The urology table top 120 comprises a rectangular and longitudinally extending radiolucent main portion 122, a pair of longitudinal rectangular side strips 124, and a pair of generally U-shaped longitudinally extending extruded metal members (or extrusions) 126, all of which are bonded together to form an integral unitary structure.
The radiolucent portion 122 is preferably made of a radiolucent carbon fiber composite. Such material is well known in the art as a radiolucent material for table top use for medical imaging procedures. The radiolucent main portion 122 is preferably slightly arcuate in shape, being slightly lower along longitudinal center line than along the side edges which abut the side strips 124. Metallic side strips 124 are preferably aluminum. The extrusions 126 are also preferably aluminum.
The radiolucent portion 122 of table top 120 is preferably of uniform radiolucency. The radiolucent portion 122 may be highly radiolucent, permitting the imaging apparatus (e.g., CT Scan or x-ray) to use a low level of radiation.
Each extrusion 126 comprises a horizontal upper portion 128, horizontal lower portion 130 which is spaced from the upper portion 128, a vertical side portion or connecting portion 132 which connects the upper and lower portions, and a horizontal side extension 134 which extend horizontally outwardly from the vertical portion 132. The vertical portion 132 may have two spaced sets of bolt holes to receive a hinge block and a locking block, respectively, as will be described subsequently with reference to FIGS. 11 and 12. The side extension 134 may have a plurality of spaced horizontal bolt holes for attachment of accessories (not shown). Urology table top 120 further comprises means for removably securing the urology table top to the tilting assembly 60. The preferred means, shown in FIGS. 11 and 12, comprise a hinge block and a locking block.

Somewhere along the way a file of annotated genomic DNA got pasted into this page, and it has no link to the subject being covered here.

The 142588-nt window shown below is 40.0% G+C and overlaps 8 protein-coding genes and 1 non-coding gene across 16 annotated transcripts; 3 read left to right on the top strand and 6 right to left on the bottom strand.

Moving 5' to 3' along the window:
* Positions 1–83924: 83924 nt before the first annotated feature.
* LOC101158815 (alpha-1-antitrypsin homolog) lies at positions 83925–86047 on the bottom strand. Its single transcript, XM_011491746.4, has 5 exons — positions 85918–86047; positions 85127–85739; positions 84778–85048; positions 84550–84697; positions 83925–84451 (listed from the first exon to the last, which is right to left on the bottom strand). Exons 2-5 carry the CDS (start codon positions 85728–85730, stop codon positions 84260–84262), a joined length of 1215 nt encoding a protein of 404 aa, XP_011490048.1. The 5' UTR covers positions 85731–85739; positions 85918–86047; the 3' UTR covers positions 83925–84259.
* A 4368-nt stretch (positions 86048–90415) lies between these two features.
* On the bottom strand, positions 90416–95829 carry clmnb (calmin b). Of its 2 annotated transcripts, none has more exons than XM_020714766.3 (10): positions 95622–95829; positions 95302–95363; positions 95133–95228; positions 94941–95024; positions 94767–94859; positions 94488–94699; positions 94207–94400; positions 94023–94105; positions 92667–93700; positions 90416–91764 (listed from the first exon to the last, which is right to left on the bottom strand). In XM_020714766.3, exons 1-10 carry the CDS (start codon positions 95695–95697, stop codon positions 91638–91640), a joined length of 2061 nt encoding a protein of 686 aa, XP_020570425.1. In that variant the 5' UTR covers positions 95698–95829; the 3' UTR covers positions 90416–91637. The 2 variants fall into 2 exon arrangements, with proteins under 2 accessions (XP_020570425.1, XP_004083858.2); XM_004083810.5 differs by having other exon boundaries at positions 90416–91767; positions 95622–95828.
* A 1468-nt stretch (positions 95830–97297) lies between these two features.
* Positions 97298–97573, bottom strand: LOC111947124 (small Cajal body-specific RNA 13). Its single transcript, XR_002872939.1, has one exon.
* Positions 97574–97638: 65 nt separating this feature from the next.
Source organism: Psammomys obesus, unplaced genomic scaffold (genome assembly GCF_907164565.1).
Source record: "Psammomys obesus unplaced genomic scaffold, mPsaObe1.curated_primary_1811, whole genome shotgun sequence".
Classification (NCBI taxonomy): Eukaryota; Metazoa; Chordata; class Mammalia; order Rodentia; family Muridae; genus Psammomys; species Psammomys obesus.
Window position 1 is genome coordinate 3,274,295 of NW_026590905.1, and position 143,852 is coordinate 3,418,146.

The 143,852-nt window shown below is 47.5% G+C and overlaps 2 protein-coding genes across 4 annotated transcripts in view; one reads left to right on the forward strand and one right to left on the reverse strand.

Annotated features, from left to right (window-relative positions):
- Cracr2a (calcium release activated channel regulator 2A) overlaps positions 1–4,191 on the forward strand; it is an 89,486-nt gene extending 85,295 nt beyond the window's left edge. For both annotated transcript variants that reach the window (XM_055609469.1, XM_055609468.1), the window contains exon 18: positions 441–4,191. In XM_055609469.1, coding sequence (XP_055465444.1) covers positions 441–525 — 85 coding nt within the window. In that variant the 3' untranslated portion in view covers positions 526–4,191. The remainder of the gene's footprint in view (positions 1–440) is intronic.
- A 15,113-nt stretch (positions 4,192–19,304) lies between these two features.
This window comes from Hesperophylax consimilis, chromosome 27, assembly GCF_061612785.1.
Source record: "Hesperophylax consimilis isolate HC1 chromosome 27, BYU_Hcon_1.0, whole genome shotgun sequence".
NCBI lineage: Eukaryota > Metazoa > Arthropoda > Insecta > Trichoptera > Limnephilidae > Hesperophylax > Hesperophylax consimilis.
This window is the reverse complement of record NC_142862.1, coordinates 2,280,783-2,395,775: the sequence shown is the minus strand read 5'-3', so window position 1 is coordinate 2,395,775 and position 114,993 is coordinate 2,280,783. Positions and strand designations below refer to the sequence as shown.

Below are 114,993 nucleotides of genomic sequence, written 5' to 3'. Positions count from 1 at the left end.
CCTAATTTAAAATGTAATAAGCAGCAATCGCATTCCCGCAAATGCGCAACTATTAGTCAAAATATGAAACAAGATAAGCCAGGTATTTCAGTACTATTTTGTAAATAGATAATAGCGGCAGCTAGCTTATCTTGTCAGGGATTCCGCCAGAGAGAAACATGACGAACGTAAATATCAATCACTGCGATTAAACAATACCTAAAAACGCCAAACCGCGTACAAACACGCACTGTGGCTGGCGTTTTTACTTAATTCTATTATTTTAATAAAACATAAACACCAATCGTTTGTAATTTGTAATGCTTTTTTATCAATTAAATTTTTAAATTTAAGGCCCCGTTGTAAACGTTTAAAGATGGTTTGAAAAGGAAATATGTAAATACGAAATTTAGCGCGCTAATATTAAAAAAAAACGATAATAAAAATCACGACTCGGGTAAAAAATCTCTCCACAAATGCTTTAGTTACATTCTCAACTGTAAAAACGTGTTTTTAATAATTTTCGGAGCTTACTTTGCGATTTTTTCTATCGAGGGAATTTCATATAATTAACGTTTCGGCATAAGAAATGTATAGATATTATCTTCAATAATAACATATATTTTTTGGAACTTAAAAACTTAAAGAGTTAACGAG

Referring now to FIGS. 11 and 12, a urology table top 120 has two hinge blocks 140, which are permanently attached both at the two forward corners of the table top 120. Each hinge block 140 comprises a block portion 142 having a plurality of vertical bolt holes 144 therein (a 2-×-2 arrangement is preferred), and a generally channel-shaped or U-shaped hinge pin receiving portion or receptacle 146, which extends rearwardly from the block portion 142, for receiving a hinge pin 102, which has been previously described with particular reference to FIGS. 4 and 5. It will be observed that the "U" of the U-shaped receptacle 146 is turned sideways so that the arms of the U (and consequently the open portion between the two arms) face rearwardly. The bolt holes 144 in hinge block 140 are adapted to be aligned with bolt holes (unnumbered) of the extrusion 126 of table top 120.
Also attached by bolt to the underside of table top 120, and specifically to the extrusions 126 along the lateral edges thereof, are a pair of locking blocks 150, one on either side of the table top. Each locking block has a horizontal bore 151 which receives plunger assembly 152 which comprises a spring pressed, L-shaped locking plunger 154 which reciprocates within a cylindrical body 156. Plunger 154 is generally L-shaped and has a downwardly extending handle 158. The plunger assembly is a commercially available item.
FIG. 11 is a schematic side view showing a pivot arm 62, support saddle plate 64 and table top 120. As shown in FIG. 11, each hinge block 140 mounted on an extrusion 126 on the underside of table top 120 near the forward edge of the table top 120. Also as shown in FIG. 11, a pair of locking blocks 150 are mounted on respective extrusions 126 on the underside of table top 120, just behind the depending U-shaped portion 101 of the pivot arm 62 (or 62A, not shown in FIG. 10). The hinge blocks are mounted on the extruded metal side members 126. The hinge blocks 140 and the locking blocks 150 are located laterally slightly inboard of the pivot arm 62 and spacers 116, as may be best appreciated in FIG. 6.
FIG. 12 is a schematic side view of a table top 120 according to this invention, with hinge block 140 and a locking block 150 shown thereon but with other details (shown in FIGS. 7 and 8) omitted.